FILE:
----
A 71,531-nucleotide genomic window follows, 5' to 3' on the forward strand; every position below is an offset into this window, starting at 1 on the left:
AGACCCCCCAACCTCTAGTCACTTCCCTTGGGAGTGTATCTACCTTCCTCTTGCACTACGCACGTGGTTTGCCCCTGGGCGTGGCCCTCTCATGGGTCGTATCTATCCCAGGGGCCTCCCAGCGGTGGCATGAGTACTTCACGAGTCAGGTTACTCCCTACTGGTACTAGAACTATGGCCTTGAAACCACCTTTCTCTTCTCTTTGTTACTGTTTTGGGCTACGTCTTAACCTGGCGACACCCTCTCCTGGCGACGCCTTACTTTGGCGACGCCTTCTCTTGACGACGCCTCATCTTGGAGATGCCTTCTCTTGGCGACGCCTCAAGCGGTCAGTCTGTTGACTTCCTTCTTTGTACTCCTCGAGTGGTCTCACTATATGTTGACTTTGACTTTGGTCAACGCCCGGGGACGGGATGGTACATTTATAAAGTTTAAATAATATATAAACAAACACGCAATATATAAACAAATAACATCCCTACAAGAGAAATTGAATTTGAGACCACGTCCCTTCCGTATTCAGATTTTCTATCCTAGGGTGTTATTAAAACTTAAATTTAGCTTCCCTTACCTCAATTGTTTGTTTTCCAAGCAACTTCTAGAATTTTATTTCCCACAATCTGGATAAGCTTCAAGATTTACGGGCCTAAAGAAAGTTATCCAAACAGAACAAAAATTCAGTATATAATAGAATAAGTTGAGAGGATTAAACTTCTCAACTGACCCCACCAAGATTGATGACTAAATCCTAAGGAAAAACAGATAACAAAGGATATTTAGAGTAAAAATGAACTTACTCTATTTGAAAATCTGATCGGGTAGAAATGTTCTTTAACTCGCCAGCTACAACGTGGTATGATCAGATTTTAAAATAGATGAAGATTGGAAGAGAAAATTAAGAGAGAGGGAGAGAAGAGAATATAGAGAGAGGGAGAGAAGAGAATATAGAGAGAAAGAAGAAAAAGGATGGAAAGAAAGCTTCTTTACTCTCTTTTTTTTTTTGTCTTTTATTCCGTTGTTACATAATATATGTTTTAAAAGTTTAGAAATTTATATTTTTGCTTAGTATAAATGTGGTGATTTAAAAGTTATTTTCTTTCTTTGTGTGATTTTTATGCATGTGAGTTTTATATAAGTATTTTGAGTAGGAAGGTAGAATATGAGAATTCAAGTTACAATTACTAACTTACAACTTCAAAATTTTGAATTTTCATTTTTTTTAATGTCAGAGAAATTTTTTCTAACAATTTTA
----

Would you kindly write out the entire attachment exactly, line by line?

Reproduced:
A 71,531-nucleotide genomic window follows, 5' to 3' on the forward strand; every position below is an offset into this window, starting at 1 on the left:
AGACCCCCCAACCTCTAGTCACTTCCCTTGGGAGTGTATCTACCTTCCTCTTGCACTACGCACGTGGTTTGCCCCTGGGCGTGGCCCTCTCATGGGTCGTATCTATCCCAGGGGCCTCCCAGCGGTGGCATGAGTACTTCACGAGTCAGGTTACTCCCTACTGGTACTAGAACTATGGCCTTGAAACCACCTTTCTCTTCTCTTTGTTACTGTTTTGGGCTACGTCTTAACCTGGCGACACCCTCTCCTGGCGACGCCTTACTTTGGCGACGCCTTCTCTTGACGACGCCTCATCTTGGAGATGCCTTCTCTTGGCGACGCCTCAAGCGGTCAGTCTGTTGACTTCCTTCTTTGTACTCCTCGAGTGGTCTCACTATATGTTGACTTTGACTTTGGTCAACGCCCGGGGACGGGATGGTACATTTATAAAGTTTAAATAATATATAAACAAACACGCAATATATAAACAAATAACATCCCTACAAGAGAAATTGAATTTGAGACCACGTCCCTTCCGTATTCAGATTTTCTATCCTAGGGTGTTATTAAAACTTAAATTTAGCTTCCCTTACCTCAATTGTTTGTTTTCCAAGCAACTTCTAGAATTTTATTTCCCACAATCTGGATAAGCTTCAAGATTTACGGGCCTAAAGAAAGTTATCCAAACAGAACAAAAATTCAGTATATAATAGAATAAGTTGAGAGGATTAAACTTCTCAACTGACCCCACCAAGATTGATGACTAAATCCTAAGGAAAAACAGATAACAAAGGATATTTAGAGTAAAAATGAACTTACTCTATTTGAAAATCTGATCGGGTAGAAATGTTCTTTAACTCGCCAGCTACAACGTGGTATGATCAGATTTTAAAATAGATGAAGATTGGAAGAGAAAATTAAGAGAGAGGGAGAGAAGAGAATATAGAGAGAGGGAGAGAAGAGAATATAGAGAGAAAGAAGAAAAAGGATGGAAAGAAAGCTTCTTTACTCTCTTTTTTTTTTTGTCTTTTATTCCGTTGTTACATAATATATGTTTTAAAAGTTTAGAAATTTATATTTTTGCTTAGTATAAATGTGGTGATTTAAAAGTTATTTTCTTTCTTTGTGTGATTTTTATGCATGTGAGTTTTATATAAGTATTTTGAGTAGGAAGGTAGAATATGAGAATTCAAGTTACAATTACTAACTTACAACTTCAAAATTTTGAATTTTCATTTTTTTTAATGTCAGAGAAATTTTTTCTAACAATTTTA